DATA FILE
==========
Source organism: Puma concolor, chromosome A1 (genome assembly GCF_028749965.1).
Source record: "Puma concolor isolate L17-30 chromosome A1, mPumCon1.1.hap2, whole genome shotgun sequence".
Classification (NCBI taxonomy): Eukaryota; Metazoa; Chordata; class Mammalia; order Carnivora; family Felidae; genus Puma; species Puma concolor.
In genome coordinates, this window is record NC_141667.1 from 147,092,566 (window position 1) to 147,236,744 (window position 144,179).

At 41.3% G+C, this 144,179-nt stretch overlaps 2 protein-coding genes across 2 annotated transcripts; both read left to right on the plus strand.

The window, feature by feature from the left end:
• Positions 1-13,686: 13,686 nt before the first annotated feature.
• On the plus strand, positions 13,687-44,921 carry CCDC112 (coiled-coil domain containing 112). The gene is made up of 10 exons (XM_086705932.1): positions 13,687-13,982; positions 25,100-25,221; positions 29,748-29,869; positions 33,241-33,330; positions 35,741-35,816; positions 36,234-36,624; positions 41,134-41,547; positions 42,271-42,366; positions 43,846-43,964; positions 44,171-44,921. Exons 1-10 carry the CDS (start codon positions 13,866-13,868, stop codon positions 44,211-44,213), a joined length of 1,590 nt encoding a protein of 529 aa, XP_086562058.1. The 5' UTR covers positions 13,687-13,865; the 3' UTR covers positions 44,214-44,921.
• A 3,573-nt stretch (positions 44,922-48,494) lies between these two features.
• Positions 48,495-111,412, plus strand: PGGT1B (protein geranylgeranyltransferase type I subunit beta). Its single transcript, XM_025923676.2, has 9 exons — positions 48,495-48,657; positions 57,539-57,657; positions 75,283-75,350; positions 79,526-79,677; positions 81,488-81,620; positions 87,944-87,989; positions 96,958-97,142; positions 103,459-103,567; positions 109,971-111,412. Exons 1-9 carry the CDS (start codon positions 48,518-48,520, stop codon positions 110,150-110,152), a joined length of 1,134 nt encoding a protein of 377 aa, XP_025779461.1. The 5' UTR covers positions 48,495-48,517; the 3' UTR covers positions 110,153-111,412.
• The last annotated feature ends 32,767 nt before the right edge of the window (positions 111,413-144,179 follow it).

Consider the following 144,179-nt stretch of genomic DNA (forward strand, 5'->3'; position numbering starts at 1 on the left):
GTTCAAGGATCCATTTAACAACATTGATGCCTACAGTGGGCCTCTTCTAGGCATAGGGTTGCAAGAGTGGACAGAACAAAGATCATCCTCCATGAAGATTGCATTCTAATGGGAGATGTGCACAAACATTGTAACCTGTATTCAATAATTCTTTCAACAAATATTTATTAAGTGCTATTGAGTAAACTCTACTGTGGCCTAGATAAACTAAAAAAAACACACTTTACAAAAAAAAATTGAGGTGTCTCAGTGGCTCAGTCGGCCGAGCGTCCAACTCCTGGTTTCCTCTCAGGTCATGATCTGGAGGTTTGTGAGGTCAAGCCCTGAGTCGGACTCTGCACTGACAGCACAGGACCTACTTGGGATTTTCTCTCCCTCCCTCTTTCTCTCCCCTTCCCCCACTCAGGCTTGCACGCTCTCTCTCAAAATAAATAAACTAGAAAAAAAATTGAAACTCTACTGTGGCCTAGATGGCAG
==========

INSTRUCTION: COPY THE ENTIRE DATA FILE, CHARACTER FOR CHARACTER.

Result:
Source organism: Puma concolor, chromosome A1 (genome assembly GCF_028749965.1).
Source record: "Puma concolor isolate L17-30 chromosome A1, mPumCon1.1.hap2, whole genome shotgun sequence".
Classification (NCBI taxonomy): Eukaryota; Metazoa; Chordata; class Mammalia; order Carnivora; family Felidae; genus Puma; species Puma concolor.
In genome coordinates, this window is record NC_141667.1 from 147,092,566 (window position 1) to 147,236,744 (window position 144,179).

At 41.3% G+C, this 144,179-nt stretch overlaps 2 protein-coding genes across 2 annotated transcripts; both read left to right on the plus strand.

The window, feature by feature from the left end:
• Positions 1-13,686: 13,686 nt before the first annotated feature.
• On the plus strand, positions 13,687-44,921 carry CCDC112 (coiled-coil domain containing 112). The gene is made up of 10 exons (XM_086705932.1): positions 13,687-13,982; positions 25,100-25,221; positions 29,748-29,869; positions 33,241-33,330; positions 35,741-35,816; positions 36,234-36,624; positions 41,134-41,547; positions 42,271-42,366; positions 43,846-43,964; positions 44,171-44,921. Exons 1-10 carry the CDS (start codon positions 13,866-13,868, stop codon positions 44,211-44,213), a joined length of 1,590 nt encoding a protein of 529 aa, XP_086562058.1. The 5' UTR covers positions 13,687-13,865; the 3' UTR covers positions 44,214-44,921.
• A 3,573-nt stretch (positions 44,922-48,494) lies between these two features.
• Positions 48,495-111,412, plus strand: PGGT1B (protein geranylgeranyltransferase type I subunit beta). Its single transcript, XM_025923676.2, has 9 exons — positions 48,495-48,657; positions 57,539-57,657; positions 75,283-75,350; positions 79,526-79,677; positions 81,488-81,620; positions 87,944-87,989; positions 96,958-97,142; positions 103,459-103,567; positions 109,971-111,412. Exons 1-9 carry the CDS (start codon positions 48,518-48,520, stop codon positions 110,150-110,152), a joined length of 1,134 nt encoding a protein of 377 aa, XP_025779461.1. The 5' UTR covers positions 48,495-48,517; the 3' UTR covers positions 110,153-111,412.
• The last annotated feature ends 32,767 nt before the right edge of the window (positions 111,413-144,179 follow it).

Consider the following 144,179-nt stretch of genomic DNA (forward strand, 5'->3'; position numbering starts at 1 on the left):
GTTCAAGGATCCATTTAACAACATTGATGCCTACAGTGGGCCTCTTCTAGGCATAGGGTTGCAAGAGTGGACAGAACAAAGATCATCCTCCATGAAGATTGCATTCTAATGGGAGATGTGCACAAACATTGTAACCTGTATTCAATAATTCTTTCAACAAATATTTATTAAGTGCTATTGAGTAAACTCTACTGTGGCCTAGATAAACTAAAAAAAACACACTTTACAAAAAAAAATTGAGGTGTCTCAGTGGCTCAGTCGGCCGAGCGTCCAACTCCTGGTTTCCTCTCAGGTCATGATCTGGAGGTTTGTGAGGTCAAGCCCTGAGTCGGACTCTGCACTGACAGCACAGGACCTACTTGGGATTTTCTCTCCCTCCCTCTTTCTCTCCCCTTCCCCCACTCAGGCTTGCACGCTCTCTCTCAAAATAAATAAACTAGAAAAAAAATTGAAACTCTACTGTGGCCTAGATGGCAG